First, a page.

I'm Not Making You Read This
I personally love manifestos because you know when someone writes one of them, they're fucking crazy. And that's all your tweets are. Your tweets are just teeny manifestos. And you know what blogs are, right? Blogs are a conversation no one wanted to have with you.
— Michelle Wolf, Joke Show
I've been taking the Science of Well-Being class online at Coursera. I highly recommend it. It's a survey of (mostly) recent research in the field of "happiness" (and such). Techniques and exercises for applying the findings to your own life are presented alongside the science behind them. You're no doubt familiar with many of the ideas already: exercise elevates mood, mindfulness meditation reduces stress, money only buys happiness up to a point, favor experiences over material possessions, practice gratitude, and so forth. Give the course a try anyway, Monsieur Know-It-All. Having these ideas collected together with advice on how to act on them is enlightening. If nothing else, you'll likely learn for yourself WOOP works exceptionally well, even though it sounds hard to believe. (I think the original nomenclature "Mental Contrasting with Implementation Intentions" had far more gravitas, but I guess it's harder to sell books about something called MCII.)
As part of my participation in the class, I'm to spend a few weeks engaged in one of the techniques from the lectures. I've chosen to meditate 30 minutes or more each day. I've been trying to get back into a daily practice for several years now. This assignment was an opportunity to break down and do it already. Last week went well; I only missed one day. In week two, which is this week, I'm supposed to tell someone about this goal, thereby making a social commitment to stick to it. The general idea is that once you tell people about your resolution, you'll feel more obliged to do it, so as not to look foolish. As a former smoker, I don't believe such social commitments are especially motivational. Every smoker I've ever known has announced an intention to kick the habit on numerous occasions. But it's part of the assignment and I'm doing it.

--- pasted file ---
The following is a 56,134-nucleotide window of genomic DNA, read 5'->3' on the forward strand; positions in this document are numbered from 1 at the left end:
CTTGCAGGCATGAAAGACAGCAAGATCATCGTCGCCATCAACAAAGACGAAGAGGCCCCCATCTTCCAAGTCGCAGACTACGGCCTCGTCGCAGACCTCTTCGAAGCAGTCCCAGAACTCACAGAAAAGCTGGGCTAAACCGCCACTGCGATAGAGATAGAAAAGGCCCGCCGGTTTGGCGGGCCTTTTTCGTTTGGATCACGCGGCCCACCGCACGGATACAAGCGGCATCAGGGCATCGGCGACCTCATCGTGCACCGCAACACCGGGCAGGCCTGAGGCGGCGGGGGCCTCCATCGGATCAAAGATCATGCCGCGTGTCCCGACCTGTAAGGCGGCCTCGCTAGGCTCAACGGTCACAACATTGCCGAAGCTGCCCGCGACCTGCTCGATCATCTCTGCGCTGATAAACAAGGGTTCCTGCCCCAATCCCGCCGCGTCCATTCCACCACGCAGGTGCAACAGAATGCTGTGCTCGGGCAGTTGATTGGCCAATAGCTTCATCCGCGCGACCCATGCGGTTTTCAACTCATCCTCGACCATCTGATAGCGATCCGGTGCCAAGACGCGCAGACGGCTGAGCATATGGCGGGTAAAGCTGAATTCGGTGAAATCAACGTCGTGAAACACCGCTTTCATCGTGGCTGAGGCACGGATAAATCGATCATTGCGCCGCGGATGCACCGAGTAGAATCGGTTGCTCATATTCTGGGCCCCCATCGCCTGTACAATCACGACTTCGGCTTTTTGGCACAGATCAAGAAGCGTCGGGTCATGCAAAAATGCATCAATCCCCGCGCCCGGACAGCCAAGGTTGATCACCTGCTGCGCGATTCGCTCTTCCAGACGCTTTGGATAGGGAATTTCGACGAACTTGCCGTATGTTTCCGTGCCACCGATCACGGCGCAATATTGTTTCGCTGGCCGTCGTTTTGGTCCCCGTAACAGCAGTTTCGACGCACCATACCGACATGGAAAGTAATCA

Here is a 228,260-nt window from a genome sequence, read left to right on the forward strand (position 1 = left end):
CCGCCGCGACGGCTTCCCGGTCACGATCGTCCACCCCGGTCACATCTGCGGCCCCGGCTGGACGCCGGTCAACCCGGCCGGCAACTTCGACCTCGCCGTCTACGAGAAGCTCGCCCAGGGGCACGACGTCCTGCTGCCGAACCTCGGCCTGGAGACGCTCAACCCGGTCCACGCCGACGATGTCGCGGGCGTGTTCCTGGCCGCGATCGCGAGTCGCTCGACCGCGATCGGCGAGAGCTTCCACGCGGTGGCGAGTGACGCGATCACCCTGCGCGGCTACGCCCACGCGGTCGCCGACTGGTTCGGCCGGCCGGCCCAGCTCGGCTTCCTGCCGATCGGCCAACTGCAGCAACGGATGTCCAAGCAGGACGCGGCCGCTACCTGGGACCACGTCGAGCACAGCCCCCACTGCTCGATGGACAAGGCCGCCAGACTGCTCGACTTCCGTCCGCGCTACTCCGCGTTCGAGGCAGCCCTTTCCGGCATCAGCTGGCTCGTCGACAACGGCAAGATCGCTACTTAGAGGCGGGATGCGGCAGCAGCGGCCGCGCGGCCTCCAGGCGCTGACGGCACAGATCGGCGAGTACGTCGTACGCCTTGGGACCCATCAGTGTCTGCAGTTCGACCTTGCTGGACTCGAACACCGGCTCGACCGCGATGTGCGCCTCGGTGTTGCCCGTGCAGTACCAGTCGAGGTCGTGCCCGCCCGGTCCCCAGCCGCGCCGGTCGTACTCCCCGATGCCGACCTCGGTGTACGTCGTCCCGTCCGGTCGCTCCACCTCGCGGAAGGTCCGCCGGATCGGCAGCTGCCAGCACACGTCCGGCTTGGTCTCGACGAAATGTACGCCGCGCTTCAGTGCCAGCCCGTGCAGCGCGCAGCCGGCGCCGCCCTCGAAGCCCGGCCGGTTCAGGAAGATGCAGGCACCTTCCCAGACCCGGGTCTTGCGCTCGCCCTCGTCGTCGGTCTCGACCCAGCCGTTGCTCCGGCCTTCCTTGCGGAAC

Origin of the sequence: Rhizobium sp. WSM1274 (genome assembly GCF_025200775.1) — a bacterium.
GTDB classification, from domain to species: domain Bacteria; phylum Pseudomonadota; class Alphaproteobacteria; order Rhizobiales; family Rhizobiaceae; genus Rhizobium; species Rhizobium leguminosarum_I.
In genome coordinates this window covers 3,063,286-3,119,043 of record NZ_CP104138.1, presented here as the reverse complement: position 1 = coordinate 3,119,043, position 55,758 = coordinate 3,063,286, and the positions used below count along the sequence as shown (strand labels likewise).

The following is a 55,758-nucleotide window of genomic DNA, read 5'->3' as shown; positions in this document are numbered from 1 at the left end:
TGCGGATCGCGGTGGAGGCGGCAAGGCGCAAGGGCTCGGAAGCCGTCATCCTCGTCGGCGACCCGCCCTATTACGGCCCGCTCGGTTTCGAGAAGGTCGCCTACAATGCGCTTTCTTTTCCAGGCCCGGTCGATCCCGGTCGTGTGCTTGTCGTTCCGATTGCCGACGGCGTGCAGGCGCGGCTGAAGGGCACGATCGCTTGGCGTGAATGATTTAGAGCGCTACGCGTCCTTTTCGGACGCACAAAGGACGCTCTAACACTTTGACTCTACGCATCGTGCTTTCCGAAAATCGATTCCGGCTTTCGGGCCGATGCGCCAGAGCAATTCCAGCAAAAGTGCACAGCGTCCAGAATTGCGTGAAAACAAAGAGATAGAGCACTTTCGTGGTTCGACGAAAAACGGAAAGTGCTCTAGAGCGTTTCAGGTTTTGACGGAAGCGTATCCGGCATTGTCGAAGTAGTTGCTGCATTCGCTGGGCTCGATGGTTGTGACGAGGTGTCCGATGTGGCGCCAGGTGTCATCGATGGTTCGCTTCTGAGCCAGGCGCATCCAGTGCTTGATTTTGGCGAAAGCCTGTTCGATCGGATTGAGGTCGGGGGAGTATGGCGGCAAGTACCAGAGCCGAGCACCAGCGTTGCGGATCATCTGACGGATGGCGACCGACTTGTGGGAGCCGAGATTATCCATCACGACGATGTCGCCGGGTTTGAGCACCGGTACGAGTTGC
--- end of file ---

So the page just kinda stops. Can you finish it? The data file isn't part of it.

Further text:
I can't think of too many people likely to be interested in a discussion about my plans to spend half an hour sitting on the floor every morning, so I figured I'd tell the entire internet and let you all sort out who cares.